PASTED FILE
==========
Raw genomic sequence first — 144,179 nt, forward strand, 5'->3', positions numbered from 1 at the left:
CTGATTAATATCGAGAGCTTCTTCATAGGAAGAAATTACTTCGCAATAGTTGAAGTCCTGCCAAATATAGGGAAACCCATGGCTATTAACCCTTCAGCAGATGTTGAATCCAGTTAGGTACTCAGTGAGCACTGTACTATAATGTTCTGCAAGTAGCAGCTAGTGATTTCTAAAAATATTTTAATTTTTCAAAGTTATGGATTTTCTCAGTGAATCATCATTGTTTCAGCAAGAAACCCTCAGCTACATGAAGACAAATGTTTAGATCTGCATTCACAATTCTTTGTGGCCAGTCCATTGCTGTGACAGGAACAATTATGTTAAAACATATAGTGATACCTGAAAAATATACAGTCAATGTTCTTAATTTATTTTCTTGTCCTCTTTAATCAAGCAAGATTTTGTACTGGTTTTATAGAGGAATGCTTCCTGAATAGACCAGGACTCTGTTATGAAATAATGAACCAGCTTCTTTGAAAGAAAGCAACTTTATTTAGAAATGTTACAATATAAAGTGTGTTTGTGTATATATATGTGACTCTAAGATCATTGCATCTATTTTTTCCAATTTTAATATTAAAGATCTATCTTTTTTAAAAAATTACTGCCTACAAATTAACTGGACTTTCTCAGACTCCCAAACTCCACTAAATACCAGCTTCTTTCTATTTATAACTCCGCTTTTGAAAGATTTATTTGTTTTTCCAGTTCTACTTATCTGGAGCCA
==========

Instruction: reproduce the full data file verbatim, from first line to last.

Raw genomic sequence first — 144,179 nt, forward strand, 5'->3', positions numbered from 1 at the left:
CTGATTAATATCGAGAGCTTCTTCATAGGAAGAAATTACTTCGCAATAGTTGAAGTCCTGCCAAATATAGGGAAACCCATGGCTATTAACCCTTCAGCAGATGTTGAATCCAGTTAGGTACTCAGTGAGCACTGTACTATAATGTTCTGCAAGTAGCAGCTAGTGATTTCTAAAAATATTTTAATTTTTCAAAGTTATGGATTTTCTCAGTGAATCATCATTGTTTCAGCAAGAAACCCTCAGCTACATGAAGACAAATGTTTAGATCTGCATTCACAATTCTTTGTGGCCAGTCCATTGCTGTGACAGGAACAATTATGTTAAAACATATAGTGATACCTGAAAAATATACAGTCAATGTTCTTAATTTATTTTCTTGTCCTCTTTAATCAAGCAAGATTTTGTACTGGTTTTATAGAGGAATGCTTCCTGAATAGACCAGGACTCTGTTATGAAATAATGAACCAGCTTCTTTGAAAGAAAGCAACTTTATTTAGAAATGTTACAATATAAAGTGTGTTTGTGTATATATATGTGACTCTAAGATCATTGCATCTATTTTTTCCAATTTTAATATTAAAGATCTATCTTTTTTAAAAAATTACTGCCTACAAATTAACTGGACTTTCTCAGACTCCCAAACTCCACTAAATACCAGCTTCTTTCTATTTATAACTCCGCTTTTGAAAGATTTATTTGTTTTTCCAGTTCTACTTATCTGGAGCCA